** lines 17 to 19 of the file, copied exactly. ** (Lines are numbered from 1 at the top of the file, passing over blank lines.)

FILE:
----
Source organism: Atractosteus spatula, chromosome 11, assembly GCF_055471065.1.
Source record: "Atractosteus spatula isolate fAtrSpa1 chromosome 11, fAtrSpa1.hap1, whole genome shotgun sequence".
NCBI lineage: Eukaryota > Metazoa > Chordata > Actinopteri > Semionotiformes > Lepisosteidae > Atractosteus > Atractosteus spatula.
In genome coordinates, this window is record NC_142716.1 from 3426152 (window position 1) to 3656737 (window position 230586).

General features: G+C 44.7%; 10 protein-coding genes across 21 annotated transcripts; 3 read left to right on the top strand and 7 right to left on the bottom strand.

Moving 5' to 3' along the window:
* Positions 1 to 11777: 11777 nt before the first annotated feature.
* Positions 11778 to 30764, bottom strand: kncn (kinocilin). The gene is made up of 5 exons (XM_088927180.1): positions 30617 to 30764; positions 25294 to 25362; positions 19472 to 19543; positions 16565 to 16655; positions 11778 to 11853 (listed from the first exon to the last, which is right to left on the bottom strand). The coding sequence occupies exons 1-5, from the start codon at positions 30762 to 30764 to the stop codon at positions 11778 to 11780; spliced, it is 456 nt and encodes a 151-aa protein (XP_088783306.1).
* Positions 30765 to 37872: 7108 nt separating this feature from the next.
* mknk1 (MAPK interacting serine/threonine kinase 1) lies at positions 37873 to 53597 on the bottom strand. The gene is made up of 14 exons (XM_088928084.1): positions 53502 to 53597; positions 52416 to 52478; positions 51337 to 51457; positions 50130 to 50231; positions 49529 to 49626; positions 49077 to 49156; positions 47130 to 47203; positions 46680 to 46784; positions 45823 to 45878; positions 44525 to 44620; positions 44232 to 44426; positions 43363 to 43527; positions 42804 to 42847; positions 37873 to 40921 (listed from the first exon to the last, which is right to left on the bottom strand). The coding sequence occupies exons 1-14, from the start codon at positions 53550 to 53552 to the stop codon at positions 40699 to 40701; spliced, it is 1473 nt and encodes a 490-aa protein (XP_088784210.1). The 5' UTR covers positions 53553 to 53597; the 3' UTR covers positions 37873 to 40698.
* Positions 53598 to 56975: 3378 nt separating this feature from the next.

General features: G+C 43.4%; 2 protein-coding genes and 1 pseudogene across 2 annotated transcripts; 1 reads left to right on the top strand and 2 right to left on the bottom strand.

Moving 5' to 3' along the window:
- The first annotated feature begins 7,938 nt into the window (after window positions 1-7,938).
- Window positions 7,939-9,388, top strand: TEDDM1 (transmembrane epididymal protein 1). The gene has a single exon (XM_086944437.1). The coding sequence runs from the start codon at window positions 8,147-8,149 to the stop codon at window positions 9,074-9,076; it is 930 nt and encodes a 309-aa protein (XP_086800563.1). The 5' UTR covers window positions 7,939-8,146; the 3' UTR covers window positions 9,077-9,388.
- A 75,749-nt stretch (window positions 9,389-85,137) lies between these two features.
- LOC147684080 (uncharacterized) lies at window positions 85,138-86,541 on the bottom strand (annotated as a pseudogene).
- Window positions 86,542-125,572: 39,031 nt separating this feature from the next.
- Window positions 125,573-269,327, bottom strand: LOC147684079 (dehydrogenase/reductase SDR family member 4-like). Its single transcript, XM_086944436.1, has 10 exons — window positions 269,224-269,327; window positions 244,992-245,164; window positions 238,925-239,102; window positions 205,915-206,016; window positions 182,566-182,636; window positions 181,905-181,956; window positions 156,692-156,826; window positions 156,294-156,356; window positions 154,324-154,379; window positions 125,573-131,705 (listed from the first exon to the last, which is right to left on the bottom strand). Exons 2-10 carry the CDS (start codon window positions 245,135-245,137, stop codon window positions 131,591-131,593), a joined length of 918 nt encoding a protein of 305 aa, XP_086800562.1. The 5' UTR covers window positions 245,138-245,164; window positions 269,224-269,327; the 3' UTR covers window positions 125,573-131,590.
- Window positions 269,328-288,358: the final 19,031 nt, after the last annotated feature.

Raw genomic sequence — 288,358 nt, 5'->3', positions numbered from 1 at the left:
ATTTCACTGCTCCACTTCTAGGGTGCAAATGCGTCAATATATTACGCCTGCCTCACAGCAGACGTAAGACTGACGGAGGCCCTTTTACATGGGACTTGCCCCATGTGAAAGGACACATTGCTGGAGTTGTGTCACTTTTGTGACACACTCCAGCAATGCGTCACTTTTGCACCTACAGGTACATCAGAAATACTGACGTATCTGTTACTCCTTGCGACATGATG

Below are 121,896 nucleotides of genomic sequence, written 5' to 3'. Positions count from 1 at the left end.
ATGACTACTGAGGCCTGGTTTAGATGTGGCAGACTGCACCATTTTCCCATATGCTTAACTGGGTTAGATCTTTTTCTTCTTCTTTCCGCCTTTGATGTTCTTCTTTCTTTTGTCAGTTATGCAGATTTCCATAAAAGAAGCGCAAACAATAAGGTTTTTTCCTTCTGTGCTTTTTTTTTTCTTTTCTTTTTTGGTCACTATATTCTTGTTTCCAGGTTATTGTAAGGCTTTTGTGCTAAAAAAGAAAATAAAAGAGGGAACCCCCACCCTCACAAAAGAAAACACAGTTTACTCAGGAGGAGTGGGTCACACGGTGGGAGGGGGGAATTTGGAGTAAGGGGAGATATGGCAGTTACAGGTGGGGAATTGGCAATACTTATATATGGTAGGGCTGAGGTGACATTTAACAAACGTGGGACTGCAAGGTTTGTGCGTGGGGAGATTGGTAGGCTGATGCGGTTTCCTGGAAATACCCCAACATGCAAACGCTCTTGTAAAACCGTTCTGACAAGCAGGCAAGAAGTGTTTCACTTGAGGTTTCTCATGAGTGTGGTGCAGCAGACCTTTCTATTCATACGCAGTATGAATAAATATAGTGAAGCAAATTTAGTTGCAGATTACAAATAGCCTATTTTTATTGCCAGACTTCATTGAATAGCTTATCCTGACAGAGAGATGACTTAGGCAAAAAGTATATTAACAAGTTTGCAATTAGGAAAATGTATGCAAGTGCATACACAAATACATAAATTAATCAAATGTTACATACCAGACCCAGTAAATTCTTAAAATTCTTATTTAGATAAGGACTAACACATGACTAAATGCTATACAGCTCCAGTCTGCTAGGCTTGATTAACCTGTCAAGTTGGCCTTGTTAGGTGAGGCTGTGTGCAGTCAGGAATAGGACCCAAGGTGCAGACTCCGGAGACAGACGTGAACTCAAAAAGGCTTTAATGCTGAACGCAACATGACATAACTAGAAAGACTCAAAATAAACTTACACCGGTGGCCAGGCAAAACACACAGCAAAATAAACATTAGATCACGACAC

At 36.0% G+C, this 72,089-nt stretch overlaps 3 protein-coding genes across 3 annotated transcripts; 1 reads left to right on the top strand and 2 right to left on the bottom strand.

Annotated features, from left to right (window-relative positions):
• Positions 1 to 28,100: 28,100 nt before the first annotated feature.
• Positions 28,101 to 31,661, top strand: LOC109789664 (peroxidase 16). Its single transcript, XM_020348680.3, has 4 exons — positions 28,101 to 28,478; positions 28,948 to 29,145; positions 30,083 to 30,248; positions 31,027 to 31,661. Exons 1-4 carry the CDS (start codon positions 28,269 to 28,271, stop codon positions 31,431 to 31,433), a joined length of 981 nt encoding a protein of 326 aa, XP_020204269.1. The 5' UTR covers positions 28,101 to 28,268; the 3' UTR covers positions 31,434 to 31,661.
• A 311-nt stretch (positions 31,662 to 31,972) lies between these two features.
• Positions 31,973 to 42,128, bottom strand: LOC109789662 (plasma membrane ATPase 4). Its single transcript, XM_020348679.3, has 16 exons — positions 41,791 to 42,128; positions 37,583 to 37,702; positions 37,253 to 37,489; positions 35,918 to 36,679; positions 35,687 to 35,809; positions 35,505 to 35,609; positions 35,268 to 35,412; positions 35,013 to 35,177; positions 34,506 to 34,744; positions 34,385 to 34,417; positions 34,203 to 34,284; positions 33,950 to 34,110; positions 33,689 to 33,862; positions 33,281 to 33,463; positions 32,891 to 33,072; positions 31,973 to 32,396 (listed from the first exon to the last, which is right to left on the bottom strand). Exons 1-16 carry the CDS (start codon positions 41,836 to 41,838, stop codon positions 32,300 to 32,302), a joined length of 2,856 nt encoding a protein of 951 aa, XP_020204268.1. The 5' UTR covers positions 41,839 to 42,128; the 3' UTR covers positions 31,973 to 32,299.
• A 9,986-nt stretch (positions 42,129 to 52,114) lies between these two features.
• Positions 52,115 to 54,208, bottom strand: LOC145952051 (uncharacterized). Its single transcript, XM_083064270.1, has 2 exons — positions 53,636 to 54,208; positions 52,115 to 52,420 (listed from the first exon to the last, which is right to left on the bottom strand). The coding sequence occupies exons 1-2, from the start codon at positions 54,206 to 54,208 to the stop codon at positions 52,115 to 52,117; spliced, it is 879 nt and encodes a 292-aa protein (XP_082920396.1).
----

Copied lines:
- LOC147684080 (uncharacterized) lies at window positions 85,138-86,541 on the bottom strand (annotated as a pseudogene).
- Window positions 86,542-125,572: 39,031 nt separating this feature from the next.
- Window positions 125,573-269,327, bottom strand: LOC147684079 (dehydrogenase/reductase SDR family member 4-like). Its single transcript, XM_086944436.1, has 10 exons — window positions 269,224-269,327; window positions 244,992-245,164; window positions 238,925-239,102; window positions 205,915-206,016; window positions 182,566-182,636; window positions 181,905-181,956; window positions 156,692-156,826; window positions 156,294-156,356; window positions 154,324-154,379; window positions 125,573-131,705 (listed from the first exon to the last, which is right to left on the bottom strand). Exons 2-10 carry the CDS (start codon window positions 245,135-245,137, stop codon window positions 131,591-131,593), a joined length of 918 nt encoding a protein of 305 aa, XP_086800562.1. The 5' UTR covers window positions 245,138-245,164; window positions 269,224-269,327; the 3' UTR covers window positions 125,573-131,590.